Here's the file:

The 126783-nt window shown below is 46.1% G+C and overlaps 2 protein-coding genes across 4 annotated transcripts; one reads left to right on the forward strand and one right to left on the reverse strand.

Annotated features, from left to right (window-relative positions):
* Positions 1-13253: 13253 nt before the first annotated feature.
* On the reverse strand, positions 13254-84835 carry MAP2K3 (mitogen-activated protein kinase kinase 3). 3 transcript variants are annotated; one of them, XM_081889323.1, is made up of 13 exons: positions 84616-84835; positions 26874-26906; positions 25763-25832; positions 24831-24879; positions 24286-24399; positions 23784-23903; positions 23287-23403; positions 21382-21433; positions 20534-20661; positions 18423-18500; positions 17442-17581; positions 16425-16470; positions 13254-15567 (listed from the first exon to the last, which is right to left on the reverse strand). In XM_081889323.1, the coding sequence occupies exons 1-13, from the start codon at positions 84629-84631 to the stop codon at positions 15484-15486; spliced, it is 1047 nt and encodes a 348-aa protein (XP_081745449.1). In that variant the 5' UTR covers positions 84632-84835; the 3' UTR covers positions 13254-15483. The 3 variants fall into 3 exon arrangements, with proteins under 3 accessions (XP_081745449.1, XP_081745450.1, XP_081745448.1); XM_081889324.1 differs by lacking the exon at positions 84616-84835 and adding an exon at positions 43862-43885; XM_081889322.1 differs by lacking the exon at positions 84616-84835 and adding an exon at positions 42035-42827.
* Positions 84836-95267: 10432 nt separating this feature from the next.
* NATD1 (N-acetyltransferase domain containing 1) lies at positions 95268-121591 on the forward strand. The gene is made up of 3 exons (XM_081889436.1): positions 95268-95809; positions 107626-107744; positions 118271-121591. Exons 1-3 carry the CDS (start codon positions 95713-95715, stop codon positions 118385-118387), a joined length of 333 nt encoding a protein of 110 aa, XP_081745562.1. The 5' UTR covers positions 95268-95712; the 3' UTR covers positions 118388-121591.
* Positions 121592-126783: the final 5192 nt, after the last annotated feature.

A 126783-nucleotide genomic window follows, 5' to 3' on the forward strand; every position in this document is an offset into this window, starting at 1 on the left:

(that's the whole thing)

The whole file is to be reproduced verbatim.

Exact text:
The 126783-nt window shown below is 46.1% G+C and overlaps 2 protein-coding genes across 4 annotated transcripts; one reads left to right on the forward strand and one right to left on the reverse strand.

Annotated features, from left to right (window-relative positions):
* Positions 1-13253: 13253 nt before the first annotated feature.
* On the reverse strand, positions 13254-84835 carry MAP2K3 (mitogen-activated protein kinase kinase 3). 3 transcript variants are annotated; one of them, XM_081889323.1, is made up of 13 exons: positions 84616-84835; positions 26874-26906; positions 25763-25832; positions 24831-24879; positions 24286-24399; positions 23784-23903; positions 23287-23403; positions 21382-21433; positions 20534-20661; positions 18423-18500; positions 17442-17581; positions 16425-16470; positions 13254-15567 (listed from the first exon to the last, which is right to left on the reverse strand). In XM_081889323.1, the coding sequence occupies exons 1-13, from the start codon at positions 84629-84631 to the stop codon at positions 15484-15486; spliced, it is 1047 nt and encodes a 348-aa protein (XP_081745449.1). In that variant the 5' UTR covers positions 84632-84835; the 3' UTR covers positions 13254-15483. The 3 variants fall into 3 exon arrangements, with proteins under 3 accessions (XP_081745449.1, XP_081745450.1, XP_081745448.1); XM_081889324.1 differs by lacking the exon at positions 84616-84835 and adding an exon at positions 43862-43885; XM_081889322.1 differs by lacking the exon at positions 84616-84835 and adding an exon at positions 42035-42827.
* Positions 84836-95267: 10432 nt separating this feature from the next.
* NATD1 (N-acetyltransferase domain containing 1) lies at positions 95268-121591 on the forward strand. The gene is made up of 3 exons (XM_081889436.1): positions 95268-95809; positions 107626-107744; positions 118271-121591. Exons 1-3 carry the CDS (start codon positions 95713-95715, stop codon positions 118385-118387), a joined length of 333 nt encoding a protein of 110 aa, XP_081745562.1. The 5' UTR covers positions 95268-95712; the 3' UTR covers positions 118388-121591.
* Positions 121592-126783: the final 5192 nt, after the last annotated feature.

A 126783-nucleotide genomic window follows, 5' to 3' on the forward strand; every position in this document is an offset into this window, starting at 1 on the left: